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Andreas Sewe (email@example.com) wrote:
> > Eric Hanson wrote:
> >> The data in the two formats is pretty similar. Typekit uses
> >> nature and purpose as well. It adds one more property,
> >> mime-type, which indicates in the case of a transformation, what
> >> the target mime-type of that transformation is. This property
> >> is optional however.
> So, concerning media types, purposes and natures, can anybody explain to me
> why Typekit, while using RDDL's notions of both nature and purpose to good
> effect, differs in the way it describes a XSL transform? Compare the following
> example from the Typekit Spec:
> <tk:resource element="birdcall" src="display-birdcall.xsl">
> I can see that Typekit wants to convey the additional information that the
> transform's result is meant for display, but - as Typekit currently seems to
> handle transforms - one loses the ability to indicate the result's namespace -
> that is, in case it's XML.
> This is especially relevant if the result of such a transform does not have
> it's own media type - as XHTML in the above example does - but has to use the
> generic media type of "application/xml" instead.
Good point. This makes it possible to use the description for
machine-capable translations from one data type to another.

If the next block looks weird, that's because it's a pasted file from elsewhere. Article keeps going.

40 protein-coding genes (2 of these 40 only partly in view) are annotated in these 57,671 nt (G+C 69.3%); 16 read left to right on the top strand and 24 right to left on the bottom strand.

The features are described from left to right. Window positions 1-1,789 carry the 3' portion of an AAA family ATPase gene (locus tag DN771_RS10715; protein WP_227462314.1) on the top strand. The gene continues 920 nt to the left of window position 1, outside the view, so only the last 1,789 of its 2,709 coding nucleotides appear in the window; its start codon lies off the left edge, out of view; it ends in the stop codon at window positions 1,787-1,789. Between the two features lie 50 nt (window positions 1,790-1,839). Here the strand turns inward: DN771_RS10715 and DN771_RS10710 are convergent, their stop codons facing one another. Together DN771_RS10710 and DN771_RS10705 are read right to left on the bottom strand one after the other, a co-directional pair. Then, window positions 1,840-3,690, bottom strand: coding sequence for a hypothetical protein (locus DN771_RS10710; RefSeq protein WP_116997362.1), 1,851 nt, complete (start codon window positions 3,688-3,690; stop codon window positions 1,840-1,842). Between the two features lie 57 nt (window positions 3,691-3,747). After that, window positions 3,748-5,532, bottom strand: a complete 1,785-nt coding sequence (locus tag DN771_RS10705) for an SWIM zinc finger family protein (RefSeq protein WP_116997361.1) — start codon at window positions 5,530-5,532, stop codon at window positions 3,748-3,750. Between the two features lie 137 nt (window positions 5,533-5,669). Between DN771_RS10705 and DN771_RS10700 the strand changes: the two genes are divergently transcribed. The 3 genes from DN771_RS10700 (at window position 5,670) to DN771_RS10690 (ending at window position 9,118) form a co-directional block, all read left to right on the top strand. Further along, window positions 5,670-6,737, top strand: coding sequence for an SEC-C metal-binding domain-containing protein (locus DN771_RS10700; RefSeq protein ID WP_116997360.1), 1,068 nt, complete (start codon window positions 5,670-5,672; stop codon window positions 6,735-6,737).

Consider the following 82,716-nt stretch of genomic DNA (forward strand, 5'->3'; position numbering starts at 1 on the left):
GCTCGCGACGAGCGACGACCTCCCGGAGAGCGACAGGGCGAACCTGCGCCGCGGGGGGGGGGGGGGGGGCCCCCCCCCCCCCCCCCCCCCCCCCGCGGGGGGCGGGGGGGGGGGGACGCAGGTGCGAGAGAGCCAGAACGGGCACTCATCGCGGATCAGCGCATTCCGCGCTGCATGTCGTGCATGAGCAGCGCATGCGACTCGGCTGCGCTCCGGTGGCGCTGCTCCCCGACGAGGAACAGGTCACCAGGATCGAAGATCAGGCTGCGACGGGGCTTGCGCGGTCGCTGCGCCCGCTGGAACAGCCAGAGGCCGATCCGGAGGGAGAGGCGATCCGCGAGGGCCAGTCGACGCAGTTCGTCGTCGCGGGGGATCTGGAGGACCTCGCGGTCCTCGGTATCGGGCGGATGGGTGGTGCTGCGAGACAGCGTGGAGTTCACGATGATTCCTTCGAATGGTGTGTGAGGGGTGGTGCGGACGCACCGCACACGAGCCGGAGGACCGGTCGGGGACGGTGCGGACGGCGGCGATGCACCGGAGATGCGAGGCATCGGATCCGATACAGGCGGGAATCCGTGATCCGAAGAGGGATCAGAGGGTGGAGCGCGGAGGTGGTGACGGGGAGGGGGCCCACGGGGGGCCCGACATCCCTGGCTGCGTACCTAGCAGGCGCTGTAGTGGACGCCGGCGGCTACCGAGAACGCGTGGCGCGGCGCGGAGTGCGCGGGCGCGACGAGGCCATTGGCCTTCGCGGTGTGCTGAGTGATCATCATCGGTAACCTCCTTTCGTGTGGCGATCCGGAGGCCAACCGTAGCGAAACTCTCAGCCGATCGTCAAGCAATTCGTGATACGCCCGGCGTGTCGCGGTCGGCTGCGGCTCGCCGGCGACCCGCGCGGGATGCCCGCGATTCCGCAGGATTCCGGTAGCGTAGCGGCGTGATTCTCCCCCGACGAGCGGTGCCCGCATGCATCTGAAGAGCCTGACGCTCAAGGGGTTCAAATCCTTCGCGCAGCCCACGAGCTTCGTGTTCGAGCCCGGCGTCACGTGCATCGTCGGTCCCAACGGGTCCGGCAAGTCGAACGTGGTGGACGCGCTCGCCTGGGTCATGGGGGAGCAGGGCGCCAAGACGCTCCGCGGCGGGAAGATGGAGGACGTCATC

> Furthermore the semantics of RDDL's purpose differ from Typekit's purpose in
> case of a transform. RDDL uses the purpose to indicate the result's type,
> while Typekit indicates the result's purpose. IMHO such subtle semantic
> differences should be avoided in case of two similar specs - especially since
> they complement each other quite nicely.
+1 for getting them the same.
I'm not a big fan of how RDDL overloads nature/purpose to
include info like this. IMHO, nature should indicate what a
resource *is*, purpose what it *does*, in general terms, without
indicating any specifics. Everything else should be external.
Though the way typekit achieves this really is crap and should
> Jonathan Borden wrote:
> > If you read through the xml-dev archives, we had very early on
> > considered including a mime-type property -- actually this was my
> > initial suggestion, but then we decided this was redundant -- the
> > nature can serve as a URI encoding of a mime-type as is described in
> > the RDDL document.
> So, taking the above example into account I very much prefer RDDL's URI
> encoding of a media type instead of introducing a seperate element, which
> isn't even able to convey the result's namespace in the pretty common case of
> XML output.
+1 on using the URI.